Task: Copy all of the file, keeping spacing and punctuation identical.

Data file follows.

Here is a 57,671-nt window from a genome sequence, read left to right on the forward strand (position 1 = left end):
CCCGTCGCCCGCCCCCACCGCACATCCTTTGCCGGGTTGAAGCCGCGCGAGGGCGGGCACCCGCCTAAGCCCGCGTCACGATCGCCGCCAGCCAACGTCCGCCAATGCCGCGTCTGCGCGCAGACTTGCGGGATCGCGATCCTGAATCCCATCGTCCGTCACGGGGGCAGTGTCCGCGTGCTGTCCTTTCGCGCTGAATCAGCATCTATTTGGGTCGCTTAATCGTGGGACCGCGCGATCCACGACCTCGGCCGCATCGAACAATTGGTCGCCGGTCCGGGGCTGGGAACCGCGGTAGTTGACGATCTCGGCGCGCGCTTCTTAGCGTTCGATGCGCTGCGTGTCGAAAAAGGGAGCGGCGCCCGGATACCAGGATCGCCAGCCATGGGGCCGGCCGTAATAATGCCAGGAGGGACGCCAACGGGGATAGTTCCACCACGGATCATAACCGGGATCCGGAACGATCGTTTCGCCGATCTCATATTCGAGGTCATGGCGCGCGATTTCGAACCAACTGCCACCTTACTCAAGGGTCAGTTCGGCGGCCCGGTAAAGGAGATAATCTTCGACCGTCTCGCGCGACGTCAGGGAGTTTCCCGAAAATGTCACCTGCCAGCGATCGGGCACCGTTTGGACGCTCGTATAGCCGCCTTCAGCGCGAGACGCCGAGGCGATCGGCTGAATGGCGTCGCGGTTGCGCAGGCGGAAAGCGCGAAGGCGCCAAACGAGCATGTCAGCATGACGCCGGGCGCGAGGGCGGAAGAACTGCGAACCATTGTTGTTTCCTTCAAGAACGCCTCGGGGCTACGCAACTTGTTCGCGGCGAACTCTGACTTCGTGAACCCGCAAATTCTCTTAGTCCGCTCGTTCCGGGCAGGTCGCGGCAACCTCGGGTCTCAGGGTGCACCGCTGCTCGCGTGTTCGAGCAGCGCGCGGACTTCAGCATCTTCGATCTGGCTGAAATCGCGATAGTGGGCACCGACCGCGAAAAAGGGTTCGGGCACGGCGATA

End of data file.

Here is a 57,671-nt window from a genome sequence, read left to right on the forward strand (position 1 = left end):
CCCGTCGCCCGCCCCCACCGCACATCCTTTGCCGGGTTGAAGCCGCGCGAGGGCGGGCACCCGCCTAAGCCCGCGTCACGATCGCCGCCAGCCAACGTCCGCCAATGCCGCGTCTGCGCGCAGACTTGCGGGATCGCGATCCTGAATCCCATCGTCCGTCACGGGGGCAGTGTCCGCGTGCTGTCCTTTCGCGCTGAATCAGCATCTATTTGGGTCGCTTAATCGTGGGACCGCGCGATCCACGACCTCGGCCGCATCGAACAATTGGTCGCCGGTCCGGGGCTGGGAACCGCGGTAGTTGACGATCTCGGCGCGCGCTTCTTAGCGTTCGATGCGCTGCGTGTCGAAAAAGGGAGCGGCGCCCGGATACCAGGATCGCCAGCCATGGGGCCGGCCGTAATAATGCCAGGAGGGACGCCAACGGGGATAGTTCCACCACGGATCATAACCGGGATCCGGAACGATCGTTTCGCCGATCTCATATTCGAGGTCATGGCGCGCGATTTCGAACCAACTGCCACCTTACTCAAGGGTCAGTTCGGCGGCCCGGTAAAGGAGATAATCTTCGACCGTCTCGCGCGACGTCAGGGAGTTTCCCGAAAATGTCACCTGCCAGCGATCGGGCACCGTTTGGACGCTCGTATAGCCGCCTTCAGCGCGAGACGCCGAGGCGATCGGCTGAATGGCGTCGCGGTTGCGCAGGCGGAAAGCGCGAAGGCGCCAAACGAGCATGTCAGCATGACGCCGGGCGCGAGGGCGGAAGAACTGCGAACCATTGTTGTTTCCTTCAAGAACGCCTCGGGGCTACGCAACTTGTTCGCGGCGAACTCTGACTTCGTGAACCCGCAAATTCTCTTAGTCCGCTCGTTCCGGGCAGGTCGCGGCAACCTCGGGTCTCAGGGTGCACCGCTGCTCGCGTGTTCGAGCAGCGCGCGGACTTCAGCATCTTCGATCTGGCTGAAATCGCGATAGTGGGCACCGACCGCGAAAAAGGGTTCGGGCACGGCGATA